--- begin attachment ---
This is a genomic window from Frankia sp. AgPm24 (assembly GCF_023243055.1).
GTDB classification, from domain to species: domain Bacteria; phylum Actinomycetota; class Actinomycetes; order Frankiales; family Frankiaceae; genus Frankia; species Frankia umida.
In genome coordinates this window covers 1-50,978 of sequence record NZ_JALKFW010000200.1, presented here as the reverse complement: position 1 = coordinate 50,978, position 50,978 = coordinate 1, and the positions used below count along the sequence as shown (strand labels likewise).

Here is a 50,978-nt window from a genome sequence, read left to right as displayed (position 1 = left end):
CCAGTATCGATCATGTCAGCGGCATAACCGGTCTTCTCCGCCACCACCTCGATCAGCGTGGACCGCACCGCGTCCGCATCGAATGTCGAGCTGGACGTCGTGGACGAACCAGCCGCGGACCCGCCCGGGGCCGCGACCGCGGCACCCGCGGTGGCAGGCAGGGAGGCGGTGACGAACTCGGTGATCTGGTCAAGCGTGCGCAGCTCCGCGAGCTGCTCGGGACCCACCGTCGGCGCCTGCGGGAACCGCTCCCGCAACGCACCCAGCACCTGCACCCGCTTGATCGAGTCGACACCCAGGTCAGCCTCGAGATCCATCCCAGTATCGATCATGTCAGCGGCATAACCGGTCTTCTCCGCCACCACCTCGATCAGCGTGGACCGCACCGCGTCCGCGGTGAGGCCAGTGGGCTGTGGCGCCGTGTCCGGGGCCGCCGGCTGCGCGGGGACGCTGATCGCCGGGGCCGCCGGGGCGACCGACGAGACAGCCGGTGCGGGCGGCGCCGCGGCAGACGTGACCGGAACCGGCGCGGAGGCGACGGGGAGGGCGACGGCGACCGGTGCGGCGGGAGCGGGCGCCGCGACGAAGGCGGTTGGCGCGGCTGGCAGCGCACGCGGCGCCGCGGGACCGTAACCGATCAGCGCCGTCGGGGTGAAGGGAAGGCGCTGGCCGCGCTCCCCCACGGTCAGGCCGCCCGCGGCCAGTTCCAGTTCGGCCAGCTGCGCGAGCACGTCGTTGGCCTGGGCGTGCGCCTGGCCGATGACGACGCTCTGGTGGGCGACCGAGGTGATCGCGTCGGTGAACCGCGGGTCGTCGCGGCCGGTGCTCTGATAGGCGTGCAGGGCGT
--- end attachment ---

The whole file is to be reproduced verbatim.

This is a genomic window from Frankia sp. AgPm24 (assembly GCF_023243055.1).
GTDB classification, from domain to species: domain Bacteria; phylum Actinomycetota; class Actinomycetes; order Frankiales; family Frankiaceae; genus Frankia; species Frankia umida.
In genome coordinates this window covers 1-50,978 of sequence record NZ_JALKFW010000200.1, presented here as the reverse complement: position 1 = coordinate 50,978, position 50,978 = coordinate 1, and the positions used below count along the sequence as shown (strand labels likewise).

Here is a 50,978-nt window from a genome sequence, read left to right as displayed (position 1 = left end):
CCAGTATCGATCATGTCAGCGGCATAACCGGTCTTCTCCGCCACCACCTCGATCAGCGTGGACCGCACCGCGTCCGCATCGAATGTCGAGCTGGACGTCGTGGACGAACCAGCCGCGGACCCGCCCGGGGCCGCGACCGCGGCACCCGCGGTGGCAGGCAGGGAGGCGGTGACGAACTCGGTGATCTGGTCAAGCGTGCGCAGCTCCGCGAGCTGCTCGGGACCCACCGTCGGCGCCTGCGGGAACCGCTCCCGCAACGCACCCAGCACCTGCACCCGCTTGATCGAGTCGACACCCAGGTCAGCCTCGAGATCCATCCCAGTATCGATCATGTCAGCGGCATAACCGGTCTTCTCCGCCACCACCTCGATCAGCGTGGACCGCACCGCGTCCGCGGTGAGGCCAGTGGGCTGTGGCGCCGTGTCCGGGGCCGCCGGCTGCGCGGGGACGCTGATCGCCGGGGCCGCCGGGGCGACCGACGAGACAGCCGGTGCGGGCGGCGCCGCGGCAGACGTGACCGGAACCGGCGCGGAGGCGACGGGGAGGGCGACGGCGACCGGTGCGGCGGGAGCGGGCGCCGCGACGAAGGCGGTTGGCGCGGCTGGCAGCGCACGCGGCGCCGCGGGACCGTAACCGATCAGCGCCGTCGGGGTGAAGGGAAGGCGCTGGCCGCGCTCCCCCACGGTCAGGCCGCCCGCGGCCAGTTCCAGTTCGGCCAGCTGCGCGAGCACGTCGTTGGCCTGGGCGTGCGCCTGGCCGATGACGACGCTCTGGTGGGCGACCGAGGTGATCGCGTCGGTGAACCGCGGGTCGTCGCGGCCGGTGCTCTGATAGGCGTGCAGGGCGT